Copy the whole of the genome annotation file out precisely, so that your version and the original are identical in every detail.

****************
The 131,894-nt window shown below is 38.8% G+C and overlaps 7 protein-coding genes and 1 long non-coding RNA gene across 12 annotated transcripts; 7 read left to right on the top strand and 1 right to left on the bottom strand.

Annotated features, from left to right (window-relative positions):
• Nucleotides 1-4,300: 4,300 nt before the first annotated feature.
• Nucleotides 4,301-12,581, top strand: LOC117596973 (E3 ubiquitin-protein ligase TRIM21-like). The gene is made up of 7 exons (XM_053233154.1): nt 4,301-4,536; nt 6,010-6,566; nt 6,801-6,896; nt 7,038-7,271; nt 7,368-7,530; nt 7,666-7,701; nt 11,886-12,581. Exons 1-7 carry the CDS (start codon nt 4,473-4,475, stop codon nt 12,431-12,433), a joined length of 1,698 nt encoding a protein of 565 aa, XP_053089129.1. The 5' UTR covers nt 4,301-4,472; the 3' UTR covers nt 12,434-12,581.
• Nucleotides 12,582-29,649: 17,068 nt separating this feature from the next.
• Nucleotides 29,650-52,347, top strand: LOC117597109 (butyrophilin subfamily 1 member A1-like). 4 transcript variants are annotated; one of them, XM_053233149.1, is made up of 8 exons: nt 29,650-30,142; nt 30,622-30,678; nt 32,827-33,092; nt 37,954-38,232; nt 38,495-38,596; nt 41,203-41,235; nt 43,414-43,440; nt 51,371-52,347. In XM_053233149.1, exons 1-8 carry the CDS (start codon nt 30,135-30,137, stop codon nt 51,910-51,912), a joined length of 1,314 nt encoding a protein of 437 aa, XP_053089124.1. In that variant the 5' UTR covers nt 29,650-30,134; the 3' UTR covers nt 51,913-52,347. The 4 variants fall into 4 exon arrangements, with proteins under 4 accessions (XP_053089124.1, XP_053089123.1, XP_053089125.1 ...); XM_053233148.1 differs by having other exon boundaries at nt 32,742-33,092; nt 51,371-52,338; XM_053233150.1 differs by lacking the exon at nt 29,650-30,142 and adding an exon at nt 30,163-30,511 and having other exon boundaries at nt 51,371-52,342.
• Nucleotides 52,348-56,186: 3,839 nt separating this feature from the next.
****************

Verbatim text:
The 131,894-nt window shown below is 38.8% G+C and overlaps 7 protein-coding genes and 1 long non-coding RNA gene across 12 annotated transcripts; 7 read left to right on the top strand and 1 right to left on the bottom strand.

Annotated features, from left to right (window-relative positions):
• Nucleotides 1-4,300: 4,300 nt before the first annotated feature.
• Nucleotides 4,301-12,581, top strand: LOC117596973 (E3 ubiquitin-protein ligase TRIM21-like). The gene is made up of 7 exons (XM_053233154.1): nt 4,301-4,536; nt 6,010-6,566; nt 6,801-6,896; nt 7,038-7,271; nt 7,368-7,530; nt 7,666-7,701; nt 11,886-12,581. Exons 1-7 carry the CDS (start codon nt 4,473-4,475, stop codon nt 12,431-12,433), a joined length of 1,698 nt encoding a protein of 565 aa, XP_053089129.1. The 5' UTR covers nt 4,301-4,472; the 3' UTR covers nt 12,434-12,581.
• Nucleotides 12,582-29,649: 17,068 nt separating this feature from the next.
• Nucleotides 29,650-52,347, top strand: LOC117597109 (butyrophilin subfamily 1 member A1-like). 4 transcript variants are annotated; one of them, XM_053233149.1, is made up of 8 exons: nt 29,650-30,142; nt 30,622-30,678; nt 32,827-33,092; nt 37,954-38,232; nt 38,495-38,596; nt 41,203-41,235; nt 43,414-43,440; nt 51,371-52,347. In XM_053233149.1, exons 1-8 carry the CDS (start codon nt 30,135-30,137, stop codon nt 51,910-51,912), a joined length of 1,314 nt encoding a protein of 437 aa, XP_053089124.1. In that variant the 5' UTR covers nt 29,650-30,134; the 3' UTR covers nt 51,913-52,347. The 4 variants fall into 4 exon arrangements, with proteins under 4 accessions (XP_053089124.1, XP_053089123.1, XP_053089125.1 ...); XM_053233148.1 differs by having other exon boundaries at nt 32,742-33,092; nt 51,371-52,338; XM_053233150.1 differs by lacking the exon at nt 29,650-30,142 and adding an exon at nt 30,163-30,511 and having other exon boundaries at nt 51,371-52,342.
• Nucleotides 52,348-56,186: 3,839 nt separating this feature from the next.